Inner Peace by Paramahansa Yogananda

The following are some of my favorite excepts by Paramahansa Yogananda in “Inner Peace”

When you are struggling in the water, you are not so much conscious of the water as you are of your struggle. But when you let go and relax, you float; then you feel the whole lake lapping soothingly around your body. That is the way God is. When you are calm, you feel the whole universe of happiness rocking gently beneath your consciousness. That happiness is God.

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The material and spiritual are but two parts of one universe and one truth. By overstressing one part or the other, man fails to achieve the balance necessary for harmonious development… Practice the art of living in this world without losing your inner peace of mind. Follow the path of balance to reach the inner wondrous garden of Self-realization.

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Man’s great need is to find more time to enjoy nature, to simplify his life and his imaginary necessities, to enjoy the true needs of his existence, to learn to know his children and friends better, and most of all, to know himself and the God who made him.

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When you have finished your duties at the end of the day, sit quietly alone. Take a good book and read it with attention. Then meditate long and deeply. You will find much more peace and happiness in this than in restless activities in which your mind runs riot in all directions…

If you cultivate the habit of spending time alone at home in meditation, a great power and peace will come over you. And it will remain with you in your activities as well as in meditation. Seclusion is the price of greatness.

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Nervousness is the disease of civilization. I remember when some of us were driving up Pikes Peak in Colorado. Other cars were speeding past us on the steep, winding grade. I thought they were hurrying to get to the mountaintop in time to see the sunrise. To my great amazement, when we arrived we were the only ones outside to enjoy the view. All the others were in the restaurant drinking coffee and eating donuts. Imagine! They rushed to the top and then rushed back, just for the thrill of being able to say when they got home that they had been there, and had coffee and donuts on Pikes Peak. That is what nervousness does.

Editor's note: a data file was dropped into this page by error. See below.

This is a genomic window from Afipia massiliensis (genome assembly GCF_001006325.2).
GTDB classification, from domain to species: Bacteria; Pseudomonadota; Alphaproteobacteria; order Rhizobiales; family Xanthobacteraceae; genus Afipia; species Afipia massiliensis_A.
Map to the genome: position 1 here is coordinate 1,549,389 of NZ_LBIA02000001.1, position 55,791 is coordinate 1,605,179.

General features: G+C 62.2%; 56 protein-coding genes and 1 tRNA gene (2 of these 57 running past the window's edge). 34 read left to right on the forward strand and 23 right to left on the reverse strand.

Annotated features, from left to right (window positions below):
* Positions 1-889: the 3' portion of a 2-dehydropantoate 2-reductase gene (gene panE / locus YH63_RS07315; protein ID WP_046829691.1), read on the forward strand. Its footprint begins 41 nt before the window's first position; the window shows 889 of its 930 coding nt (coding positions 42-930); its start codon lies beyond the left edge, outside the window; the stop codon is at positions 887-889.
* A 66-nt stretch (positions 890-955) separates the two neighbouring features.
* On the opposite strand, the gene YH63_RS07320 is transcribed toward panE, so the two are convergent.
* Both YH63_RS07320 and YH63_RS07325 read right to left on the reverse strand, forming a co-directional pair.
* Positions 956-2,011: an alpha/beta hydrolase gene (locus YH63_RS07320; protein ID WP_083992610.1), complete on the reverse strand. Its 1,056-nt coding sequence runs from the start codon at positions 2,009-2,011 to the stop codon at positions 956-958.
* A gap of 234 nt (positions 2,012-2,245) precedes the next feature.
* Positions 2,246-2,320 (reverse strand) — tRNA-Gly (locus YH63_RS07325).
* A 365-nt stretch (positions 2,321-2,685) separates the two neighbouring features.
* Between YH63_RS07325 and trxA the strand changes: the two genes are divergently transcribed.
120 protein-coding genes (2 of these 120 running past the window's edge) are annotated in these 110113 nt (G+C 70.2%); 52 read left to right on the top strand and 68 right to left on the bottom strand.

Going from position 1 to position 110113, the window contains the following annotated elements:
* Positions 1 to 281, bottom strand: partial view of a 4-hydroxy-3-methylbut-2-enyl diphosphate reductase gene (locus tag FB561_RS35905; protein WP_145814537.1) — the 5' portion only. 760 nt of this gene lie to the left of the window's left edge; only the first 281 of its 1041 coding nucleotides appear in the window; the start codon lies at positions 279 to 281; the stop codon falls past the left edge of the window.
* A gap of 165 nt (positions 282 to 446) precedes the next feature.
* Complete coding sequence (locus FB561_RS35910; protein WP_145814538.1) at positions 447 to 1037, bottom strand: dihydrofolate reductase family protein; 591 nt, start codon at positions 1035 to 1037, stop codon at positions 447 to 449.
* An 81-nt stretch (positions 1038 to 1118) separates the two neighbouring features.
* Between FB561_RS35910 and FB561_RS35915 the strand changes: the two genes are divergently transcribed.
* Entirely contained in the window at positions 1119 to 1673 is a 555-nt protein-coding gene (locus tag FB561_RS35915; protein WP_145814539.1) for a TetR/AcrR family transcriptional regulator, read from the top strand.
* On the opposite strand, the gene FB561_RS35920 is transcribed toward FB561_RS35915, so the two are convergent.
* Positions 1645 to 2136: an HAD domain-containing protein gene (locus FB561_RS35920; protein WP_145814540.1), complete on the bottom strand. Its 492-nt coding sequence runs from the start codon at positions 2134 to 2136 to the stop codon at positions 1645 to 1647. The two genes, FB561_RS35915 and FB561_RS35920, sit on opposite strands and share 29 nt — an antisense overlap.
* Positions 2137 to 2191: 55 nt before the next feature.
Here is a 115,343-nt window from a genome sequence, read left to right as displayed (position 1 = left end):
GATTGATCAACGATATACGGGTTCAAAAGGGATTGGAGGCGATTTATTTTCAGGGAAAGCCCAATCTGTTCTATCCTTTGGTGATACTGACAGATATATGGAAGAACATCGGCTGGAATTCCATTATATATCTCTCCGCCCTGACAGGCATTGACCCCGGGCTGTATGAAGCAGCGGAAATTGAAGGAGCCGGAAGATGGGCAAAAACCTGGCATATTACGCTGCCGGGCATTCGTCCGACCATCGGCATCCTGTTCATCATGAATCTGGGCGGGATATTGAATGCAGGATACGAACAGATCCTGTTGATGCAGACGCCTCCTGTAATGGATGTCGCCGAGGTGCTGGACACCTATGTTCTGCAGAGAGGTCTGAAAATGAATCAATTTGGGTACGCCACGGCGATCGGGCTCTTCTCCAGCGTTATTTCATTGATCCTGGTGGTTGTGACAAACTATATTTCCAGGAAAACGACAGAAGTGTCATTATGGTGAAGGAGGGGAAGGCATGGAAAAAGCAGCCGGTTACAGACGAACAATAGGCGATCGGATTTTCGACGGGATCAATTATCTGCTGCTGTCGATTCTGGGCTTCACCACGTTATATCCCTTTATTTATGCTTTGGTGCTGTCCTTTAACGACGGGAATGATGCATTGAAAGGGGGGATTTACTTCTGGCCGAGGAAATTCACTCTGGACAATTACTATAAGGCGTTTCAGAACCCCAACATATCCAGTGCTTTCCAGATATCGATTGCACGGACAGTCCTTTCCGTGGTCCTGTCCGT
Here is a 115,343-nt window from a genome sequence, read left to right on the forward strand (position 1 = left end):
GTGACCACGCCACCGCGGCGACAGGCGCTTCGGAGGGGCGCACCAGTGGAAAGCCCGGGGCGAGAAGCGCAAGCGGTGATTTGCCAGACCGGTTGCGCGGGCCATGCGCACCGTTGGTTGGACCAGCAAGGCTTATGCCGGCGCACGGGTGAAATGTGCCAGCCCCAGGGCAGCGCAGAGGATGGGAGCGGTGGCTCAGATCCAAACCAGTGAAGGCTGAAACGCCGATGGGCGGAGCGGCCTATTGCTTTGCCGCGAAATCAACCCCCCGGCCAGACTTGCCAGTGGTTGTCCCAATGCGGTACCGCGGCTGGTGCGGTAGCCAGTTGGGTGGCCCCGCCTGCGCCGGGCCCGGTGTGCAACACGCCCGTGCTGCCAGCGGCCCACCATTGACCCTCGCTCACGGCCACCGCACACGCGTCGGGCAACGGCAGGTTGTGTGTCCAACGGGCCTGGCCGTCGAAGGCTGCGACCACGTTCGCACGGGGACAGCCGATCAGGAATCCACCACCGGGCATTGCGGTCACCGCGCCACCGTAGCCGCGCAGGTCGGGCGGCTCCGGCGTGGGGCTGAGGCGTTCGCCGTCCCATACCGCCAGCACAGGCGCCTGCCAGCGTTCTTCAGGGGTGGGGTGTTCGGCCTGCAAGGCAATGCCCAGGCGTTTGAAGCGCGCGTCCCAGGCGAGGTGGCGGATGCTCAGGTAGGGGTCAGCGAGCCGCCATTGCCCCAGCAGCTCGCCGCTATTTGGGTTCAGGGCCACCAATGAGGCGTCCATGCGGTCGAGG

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When we have too much to do at one time, we become very discouraged. Instead of worrying about what should be done, just say: “This hour is mine. I will do the best I can.” The clock cannot tick twenty-four hours away in one minute, and you cannot do in one hour what you can do in twenty-four hours. Live each present moment completely and the future will take care of itself. Fully enjoy the wonder and beauty of each instant. Practice the presence of peace. The more you do that, the more you will feel the presence of that power in your life.

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Never be afraid of anything. Fear is a form of nervousness. As long as you are not dead, you are alive; so why should you fear? And once you are dead it is all over and you cannot remember; so why worry?

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When you are angry, say nothing. Knowing it is a disease, like the coming of a cold, break it up by mental warm baths consisting of thinking of those with whom you can never be angry, no matter how they behave. If your emotion is too violent, take a cold shower, or put a piece of ice on the medulla oblongata and the temples just above the ears, and on the forehead, especially between the eyebrows, and on the top of the head…

Anger is poison to peace and calmness… Be indifferent to those who seem to enjoy making you angry. When anger comes, set your machinery calmness in motion to manufacture the antidotes of peace, love, and forgiveness which banish anger. Think of love, and reflect that even as you do not want others to be angry with you, neither do you wish others to feel your ugly anger…

Develop metaphysical reason and destroy anger. Look upon the anger-rousing agent as a child of God; think of him as a little five-year-old baby brother in return. Mentally destroy anger by saying: “I will not poison my peace with anger; I will not disturb my habitual joy-giving calmness with wrath.”

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Sensitiveness expresses itself in a lack of control over the nervous system. A thought of being offended runs through the mind and the nerves rebel against it. In reacting, some persons seethe inwardly with anger or hurt feelings and show no irritation outwardly. Others express their emotions in an obvious and instant reaction in the muscles of their eyes and face – and often in a sharp retort of their tongue as well. In either case, to be touchy is to make one-self miserable, and to create a negative vibration that also adversely affects others. To be able always to spread an aura of goodness and peace should be the motive of life. Even if there is good reason for being excited because of mistreatment, one who instead controls himself in such a situation is master of himself.

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You have come on earth to entertain and to be entertained. This is why life should be a combination of both meditation and activity. If you lose your inner balance, that is just the time when you are vulnerable to worldly suffering … Awaken the innate fortitude of the mind by affirming, “No matter what experiences come, they cannot touch me. I am always happy.”

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